- They can handle deeper discharges without affecting their longevity.
However, lithium-ion batteries are significantly more expensive than lead-acid batteries.
How to choose the right RV battery
For a starting RV battery, the best choice is to select the same BCI group size as the factory-equipped battery. You can find it on the old battery’s label or in your RV’s owner’s manual. You can also filter your AutoZone search with your year, make, model, and engine size for options that fit well. Always select a battery with the same cold cranking amps as the original battery or higher.
Among options for starting batteries, you might find flooded lead-acid, EFB (enhanced flooded battery), or AGM (absorbed glass mat) batteries. EFB and AGM batteries are designed to provide better power storage and delivery for vehicles with high energy needs and electronics as well as better heat resistance.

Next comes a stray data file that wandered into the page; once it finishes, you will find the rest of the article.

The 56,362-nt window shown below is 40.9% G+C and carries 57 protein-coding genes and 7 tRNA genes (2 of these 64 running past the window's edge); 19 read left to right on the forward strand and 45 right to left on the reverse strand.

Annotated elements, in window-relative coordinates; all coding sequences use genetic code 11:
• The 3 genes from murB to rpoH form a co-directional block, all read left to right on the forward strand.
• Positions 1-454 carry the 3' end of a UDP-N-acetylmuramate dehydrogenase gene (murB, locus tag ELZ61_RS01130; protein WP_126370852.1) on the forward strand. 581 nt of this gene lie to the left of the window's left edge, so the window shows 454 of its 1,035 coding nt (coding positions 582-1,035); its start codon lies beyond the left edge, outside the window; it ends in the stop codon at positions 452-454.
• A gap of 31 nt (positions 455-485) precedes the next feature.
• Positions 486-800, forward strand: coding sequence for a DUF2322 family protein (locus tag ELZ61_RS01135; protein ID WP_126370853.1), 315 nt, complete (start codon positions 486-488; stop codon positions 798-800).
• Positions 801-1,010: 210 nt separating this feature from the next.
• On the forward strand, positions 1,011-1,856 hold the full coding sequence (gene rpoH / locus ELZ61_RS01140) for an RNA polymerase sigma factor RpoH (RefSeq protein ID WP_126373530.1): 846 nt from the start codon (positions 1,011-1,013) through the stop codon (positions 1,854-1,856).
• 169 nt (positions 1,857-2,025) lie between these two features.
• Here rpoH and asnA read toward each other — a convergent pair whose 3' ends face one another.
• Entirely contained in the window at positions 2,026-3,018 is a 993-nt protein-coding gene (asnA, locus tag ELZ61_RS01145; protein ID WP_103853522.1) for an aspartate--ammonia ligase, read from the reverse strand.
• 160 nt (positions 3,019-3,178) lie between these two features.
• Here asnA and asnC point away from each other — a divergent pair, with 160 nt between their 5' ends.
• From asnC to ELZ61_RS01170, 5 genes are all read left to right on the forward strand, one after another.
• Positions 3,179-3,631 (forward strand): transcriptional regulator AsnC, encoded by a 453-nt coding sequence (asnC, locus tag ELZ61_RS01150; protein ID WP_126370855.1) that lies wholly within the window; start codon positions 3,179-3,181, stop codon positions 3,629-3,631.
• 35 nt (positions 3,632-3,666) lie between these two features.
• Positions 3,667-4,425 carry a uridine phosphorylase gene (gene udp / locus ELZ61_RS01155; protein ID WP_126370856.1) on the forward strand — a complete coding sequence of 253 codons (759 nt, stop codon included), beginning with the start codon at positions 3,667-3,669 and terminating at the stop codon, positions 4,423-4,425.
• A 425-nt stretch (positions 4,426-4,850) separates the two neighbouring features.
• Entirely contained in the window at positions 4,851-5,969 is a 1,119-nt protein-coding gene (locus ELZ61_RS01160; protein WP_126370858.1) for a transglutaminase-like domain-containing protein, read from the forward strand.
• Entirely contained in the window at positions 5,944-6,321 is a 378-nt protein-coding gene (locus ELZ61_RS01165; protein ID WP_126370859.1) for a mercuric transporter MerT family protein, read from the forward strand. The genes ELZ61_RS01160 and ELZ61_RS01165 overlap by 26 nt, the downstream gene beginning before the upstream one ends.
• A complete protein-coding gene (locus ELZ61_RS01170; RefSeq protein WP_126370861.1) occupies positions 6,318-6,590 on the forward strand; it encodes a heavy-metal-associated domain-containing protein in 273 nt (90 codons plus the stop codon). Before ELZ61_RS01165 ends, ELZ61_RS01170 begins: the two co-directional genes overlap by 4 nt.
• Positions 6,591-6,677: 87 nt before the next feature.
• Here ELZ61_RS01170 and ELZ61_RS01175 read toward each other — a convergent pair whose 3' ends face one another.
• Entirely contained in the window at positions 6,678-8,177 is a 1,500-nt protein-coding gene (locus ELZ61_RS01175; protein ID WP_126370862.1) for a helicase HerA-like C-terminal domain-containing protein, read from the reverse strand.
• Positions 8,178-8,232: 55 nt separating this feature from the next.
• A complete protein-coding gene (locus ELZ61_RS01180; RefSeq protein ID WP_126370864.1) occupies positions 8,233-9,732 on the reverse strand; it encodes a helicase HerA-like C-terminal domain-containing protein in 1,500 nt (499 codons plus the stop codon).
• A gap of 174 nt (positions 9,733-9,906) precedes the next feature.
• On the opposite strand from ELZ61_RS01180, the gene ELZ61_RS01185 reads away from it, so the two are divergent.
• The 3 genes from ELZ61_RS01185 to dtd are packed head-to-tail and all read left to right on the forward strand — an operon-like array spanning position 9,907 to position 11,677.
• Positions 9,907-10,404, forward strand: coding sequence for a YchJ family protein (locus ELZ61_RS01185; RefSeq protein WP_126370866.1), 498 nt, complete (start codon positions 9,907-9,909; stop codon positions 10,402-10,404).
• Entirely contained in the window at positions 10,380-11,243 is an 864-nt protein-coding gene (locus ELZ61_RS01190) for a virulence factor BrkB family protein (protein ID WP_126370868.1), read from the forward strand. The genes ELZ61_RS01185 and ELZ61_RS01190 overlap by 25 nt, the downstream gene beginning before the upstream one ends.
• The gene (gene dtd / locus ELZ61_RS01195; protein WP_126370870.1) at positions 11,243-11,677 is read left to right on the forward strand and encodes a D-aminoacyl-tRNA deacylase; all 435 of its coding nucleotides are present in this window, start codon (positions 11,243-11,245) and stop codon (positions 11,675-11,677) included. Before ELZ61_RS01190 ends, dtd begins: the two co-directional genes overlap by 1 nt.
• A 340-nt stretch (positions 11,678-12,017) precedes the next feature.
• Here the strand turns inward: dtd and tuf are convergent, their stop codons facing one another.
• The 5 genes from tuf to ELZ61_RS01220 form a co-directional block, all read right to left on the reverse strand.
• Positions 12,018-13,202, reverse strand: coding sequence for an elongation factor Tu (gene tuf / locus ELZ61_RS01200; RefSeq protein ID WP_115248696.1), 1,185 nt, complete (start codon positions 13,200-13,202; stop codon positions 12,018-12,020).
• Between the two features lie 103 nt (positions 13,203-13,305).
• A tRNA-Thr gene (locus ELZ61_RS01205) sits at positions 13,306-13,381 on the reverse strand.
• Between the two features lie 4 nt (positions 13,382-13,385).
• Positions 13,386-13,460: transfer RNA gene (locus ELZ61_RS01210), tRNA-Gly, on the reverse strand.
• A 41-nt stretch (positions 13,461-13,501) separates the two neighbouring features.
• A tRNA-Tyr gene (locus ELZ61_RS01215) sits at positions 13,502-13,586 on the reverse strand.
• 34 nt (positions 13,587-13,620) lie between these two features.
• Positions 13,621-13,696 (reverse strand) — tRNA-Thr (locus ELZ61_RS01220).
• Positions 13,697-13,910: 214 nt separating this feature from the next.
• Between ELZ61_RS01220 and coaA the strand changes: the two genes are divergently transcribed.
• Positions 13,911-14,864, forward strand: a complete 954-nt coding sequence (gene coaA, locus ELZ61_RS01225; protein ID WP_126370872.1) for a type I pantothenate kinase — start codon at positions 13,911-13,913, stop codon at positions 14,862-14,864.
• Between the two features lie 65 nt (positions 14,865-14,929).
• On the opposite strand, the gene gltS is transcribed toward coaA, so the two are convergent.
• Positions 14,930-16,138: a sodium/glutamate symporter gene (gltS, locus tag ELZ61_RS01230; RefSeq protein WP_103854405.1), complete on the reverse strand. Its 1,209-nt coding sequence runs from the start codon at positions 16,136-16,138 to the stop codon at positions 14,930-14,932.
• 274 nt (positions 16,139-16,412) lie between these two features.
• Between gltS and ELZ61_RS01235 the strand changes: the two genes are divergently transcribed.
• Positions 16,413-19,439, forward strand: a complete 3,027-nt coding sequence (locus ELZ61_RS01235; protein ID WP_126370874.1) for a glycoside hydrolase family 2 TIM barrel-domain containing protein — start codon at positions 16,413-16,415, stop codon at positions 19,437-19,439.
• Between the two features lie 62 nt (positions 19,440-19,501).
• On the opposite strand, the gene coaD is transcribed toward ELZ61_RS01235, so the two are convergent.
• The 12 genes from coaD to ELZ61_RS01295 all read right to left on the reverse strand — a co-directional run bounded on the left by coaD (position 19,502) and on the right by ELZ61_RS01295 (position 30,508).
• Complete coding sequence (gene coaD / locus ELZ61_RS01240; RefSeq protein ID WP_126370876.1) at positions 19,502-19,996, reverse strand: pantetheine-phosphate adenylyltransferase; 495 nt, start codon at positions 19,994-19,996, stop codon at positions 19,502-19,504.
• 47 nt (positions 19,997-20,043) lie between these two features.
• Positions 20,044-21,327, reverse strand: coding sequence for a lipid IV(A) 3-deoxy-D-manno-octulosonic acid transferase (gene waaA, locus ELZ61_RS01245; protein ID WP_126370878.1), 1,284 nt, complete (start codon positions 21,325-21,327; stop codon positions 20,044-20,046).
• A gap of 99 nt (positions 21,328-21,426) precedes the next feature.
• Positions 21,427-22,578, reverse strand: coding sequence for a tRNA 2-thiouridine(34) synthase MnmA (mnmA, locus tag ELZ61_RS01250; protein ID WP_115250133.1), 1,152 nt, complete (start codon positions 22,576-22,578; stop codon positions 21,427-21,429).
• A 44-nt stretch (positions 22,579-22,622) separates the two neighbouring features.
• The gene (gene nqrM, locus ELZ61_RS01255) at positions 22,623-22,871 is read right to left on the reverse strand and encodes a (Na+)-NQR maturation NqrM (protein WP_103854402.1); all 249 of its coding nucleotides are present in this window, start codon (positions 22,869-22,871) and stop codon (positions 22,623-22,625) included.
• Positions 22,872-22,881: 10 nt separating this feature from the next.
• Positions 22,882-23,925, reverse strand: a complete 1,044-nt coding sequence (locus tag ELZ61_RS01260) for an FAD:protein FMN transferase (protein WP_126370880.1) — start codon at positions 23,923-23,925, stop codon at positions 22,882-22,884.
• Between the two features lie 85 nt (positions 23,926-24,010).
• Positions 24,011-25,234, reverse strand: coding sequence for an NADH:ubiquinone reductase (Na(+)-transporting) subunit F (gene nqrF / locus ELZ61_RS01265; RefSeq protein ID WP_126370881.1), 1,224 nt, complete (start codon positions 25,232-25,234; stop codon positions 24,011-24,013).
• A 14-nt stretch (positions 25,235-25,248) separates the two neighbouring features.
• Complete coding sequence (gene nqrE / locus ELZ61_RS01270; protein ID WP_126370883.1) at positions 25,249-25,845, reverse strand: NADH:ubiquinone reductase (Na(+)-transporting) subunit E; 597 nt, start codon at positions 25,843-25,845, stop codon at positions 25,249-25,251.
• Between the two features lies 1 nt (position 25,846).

For powering your RV’s amenities, you’ll be looking at either a deep cycle lead-acid or lithium-ion battery. That’s especially true if you’re boondocking, and because there’s a high likelihood your RV will sit unused for long stretches of time. With the advancements in technology, lithium-ion batteries are becoming more and more popular among RVers because they offer greater power density, longer lifespan, and less maintenance than lead-acid batteries, but they are more expensive upfront.
Which one is best for you? Here are a few tips for choosing an RV battery: